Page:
After the cumulonimbus cloud caused by the transportation of water vapor to the peak of mountains by valley wind, the new cumulonimbus cloud occurred over the slope where the outflow from the old cumulonimbus cloud and the valley wind made the horizontal convergence and PWV increased. The cumulonimbus cloud developed on the region where PWV increased adruptly and had large rainfall intensity. I consider that the cumulonimbus cloud played the roles of the accumulation of water vapor transported by valley wind, the formation of rain from the water vapor and the precipitation on the surface. Furthermore, it is considered that the outflow from the cumulonimbus cloud played the roles not only the formation of new horizontal convergence with the valley wind on the downslope side but also the retransportation of water vapor to the peak of mountains.
Acknowledgment: The GPS data was analyzed by Meteorological Research Institute of JMA with use of the GIPSY/OASIS II software package developed by JPL/NASA.
A purpose of this study is to clarify characteristics of convective boundary layer (CBL) and vertical circulation in the CBL over the Huaihe River Basin during early summer in 2004. The Huaihe River Basin has a large plain in which farmland is nearly uniform and flat, and double cropping (wheat and rice) is cultivated annually. In early summer, the vegetation change from mature wheat fields to paddy fields.
Firstly, the data observed by 1290 MHz wind profiler radar (WPR) and 30 m flux tower was analyzed. In the former period which vegetation was mature wheat fields or bare fields, sensible heat flux (SHF) from land surface was nearly equal to latent heat flux (LHF). In the latter period which vegetation changed to paddy fields, LHF was much larger than SHF. ``Dry-case'' as a representative of the former period and ``wet-case'' as that of the latter period are defined, and two fine days are selected for my analyses. On the dry-case, a deep CBL corresponding to large SHF developed rapidly from early morning. Thermal updrafts in the CBL were strong. On the wet-case, a shallow CBL corresponding to small SHF developed slowly from late morning. Thermal updrafts in the CBL were weak. The circulation formed by thermal updrafts and inter-thermal downdrafts was detected only below the height of the CBL top, therefore the circulation on the dry-case was higher than that in the wet-case.
Secondly, numerical simulation using the CReSS (Cloud Resolving Storm Simulator) is conducted in order to investigate three-dimensional structure including temperature and humidity, and to evaluate vertical flux caused by the circulation. The surface heat flux and the development of the CBL on both cases were reproduced adequately. Vertical heat and moisture fluxes in the CBL were estimated (Fig. 10). In addition, contribution to buoyancy flux of these fluxes was evaluated. On the dry-case (Fig. 10a), the heat flux contributes to almost all of the buoyancy flux. On the wet-case (Fig. 10b), in contrast, the contribution of the moisture flux was equaled to that of the heat flux. Large contribution of the moisture flux to the buoyancy is the characteristics of the CBL in humid continental area.
In order to confirm the structure of convective circulation in the atmospheric boundary layer (ABL) over the western Pacific Ocean around the Southwest Islands of Japan under the subtropical high, we performed an intensive observation using radiosonde and Aerosonde in August 2002. From these Aerosonde observations, there is a negative-correlation type eddy; that is, positive (negative) potential temperature and negative (positive) mixing ratio of water vapor anomalies exist simultaneously, even in the lower subcloud layer below the height of 0.2 km.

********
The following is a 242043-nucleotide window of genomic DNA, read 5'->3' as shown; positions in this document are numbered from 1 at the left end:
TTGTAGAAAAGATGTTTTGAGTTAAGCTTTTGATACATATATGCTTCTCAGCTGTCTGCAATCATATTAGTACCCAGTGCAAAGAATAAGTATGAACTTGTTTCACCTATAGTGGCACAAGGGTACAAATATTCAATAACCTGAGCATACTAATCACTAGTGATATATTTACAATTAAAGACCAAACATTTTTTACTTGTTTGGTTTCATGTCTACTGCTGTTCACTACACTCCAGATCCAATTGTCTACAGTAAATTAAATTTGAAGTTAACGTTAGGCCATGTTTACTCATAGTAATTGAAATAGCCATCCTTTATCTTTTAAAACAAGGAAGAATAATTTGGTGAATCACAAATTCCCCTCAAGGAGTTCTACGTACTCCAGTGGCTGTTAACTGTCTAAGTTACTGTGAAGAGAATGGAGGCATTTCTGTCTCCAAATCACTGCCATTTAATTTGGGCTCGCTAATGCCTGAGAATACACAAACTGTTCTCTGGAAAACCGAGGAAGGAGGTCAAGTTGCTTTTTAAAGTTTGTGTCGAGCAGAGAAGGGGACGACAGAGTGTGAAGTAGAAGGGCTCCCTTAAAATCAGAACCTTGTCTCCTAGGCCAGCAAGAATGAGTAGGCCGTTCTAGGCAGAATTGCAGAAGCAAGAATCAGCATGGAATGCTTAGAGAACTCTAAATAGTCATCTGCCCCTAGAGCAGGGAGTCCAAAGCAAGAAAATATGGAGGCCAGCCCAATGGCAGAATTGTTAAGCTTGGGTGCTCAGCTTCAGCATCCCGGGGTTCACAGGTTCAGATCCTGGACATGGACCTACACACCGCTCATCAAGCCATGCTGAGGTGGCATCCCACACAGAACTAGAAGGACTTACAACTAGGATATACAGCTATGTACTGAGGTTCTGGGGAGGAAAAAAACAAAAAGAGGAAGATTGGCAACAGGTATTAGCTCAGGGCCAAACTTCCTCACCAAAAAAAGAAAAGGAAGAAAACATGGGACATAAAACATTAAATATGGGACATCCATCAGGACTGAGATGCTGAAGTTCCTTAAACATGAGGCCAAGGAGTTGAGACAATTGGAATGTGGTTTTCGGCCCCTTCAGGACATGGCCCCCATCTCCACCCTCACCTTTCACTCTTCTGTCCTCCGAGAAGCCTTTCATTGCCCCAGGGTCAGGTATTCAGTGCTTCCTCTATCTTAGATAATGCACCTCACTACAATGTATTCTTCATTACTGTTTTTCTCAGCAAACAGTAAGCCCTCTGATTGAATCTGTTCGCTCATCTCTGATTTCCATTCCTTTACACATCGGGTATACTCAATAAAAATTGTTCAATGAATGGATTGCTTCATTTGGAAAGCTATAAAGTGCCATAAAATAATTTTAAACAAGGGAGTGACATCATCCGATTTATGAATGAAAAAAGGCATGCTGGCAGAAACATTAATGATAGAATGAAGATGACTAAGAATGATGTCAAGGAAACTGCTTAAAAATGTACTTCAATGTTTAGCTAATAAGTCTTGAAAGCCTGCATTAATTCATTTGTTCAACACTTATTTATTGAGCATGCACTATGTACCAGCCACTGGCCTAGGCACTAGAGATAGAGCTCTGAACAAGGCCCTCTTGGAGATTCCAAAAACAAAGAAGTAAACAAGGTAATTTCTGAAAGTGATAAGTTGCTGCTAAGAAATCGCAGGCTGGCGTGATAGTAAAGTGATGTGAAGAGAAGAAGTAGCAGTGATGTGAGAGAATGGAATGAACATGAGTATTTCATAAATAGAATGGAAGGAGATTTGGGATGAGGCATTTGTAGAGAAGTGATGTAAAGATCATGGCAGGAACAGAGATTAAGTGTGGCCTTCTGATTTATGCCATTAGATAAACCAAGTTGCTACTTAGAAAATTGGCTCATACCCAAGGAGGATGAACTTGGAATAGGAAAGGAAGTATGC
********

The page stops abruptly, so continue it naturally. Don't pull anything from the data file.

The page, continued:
We examined the negative correlation type eddy observed by the Aerosonde in the lower subcloud layer by using the CReSS (Cloud resolving Strom Simulator) with 100 m horizontal grid resolution in order to resolve thermals in the subcloud layer. A horizontal domain of this 3-dimensional simulation is 10$B!_(B10 km2. We carried out numerical simulation by using the vertical profile observed by the radiosonde observation at 00 UTC on August 24, 2002, as the initial condition.
Some thermals recognized by the updraft regions develop in the subcloud layer in this simulation (Fig. 11). The horizontal scale of the thermals is about 0.5 to 1.5 km, and maximum vertical velocity in the thermals exceeds 1.5 m s-1. A cool and moist air mass appears in the updraft regions not only in the upper subcloud layer but also in the lower one. Figure 12 shows vertical profiles of buoyant, heat and moisture fluxes, and the contribution of heat and moisture to the buoyant flux. A positive buoyant flux appears in the lower subcloud layer, therefore, thermals in this layer are driven by the positive buoyancy flux. This positive buoyant flux is driven by the contribution of moisture, not that of heat. This positive buoyant flux contributed by moisture is attributed to small density of water vapor compared with the dry air. This should be attributed to the supply of small sensible and abundant latent heat fluxes from the sea surface under the small air-sea temperature difference. We consider that the convective circulation driven by moisture should be the robust process of the convective circulation over the warm ocean: that is, over the subtropical and tropical western Pacific Ocean.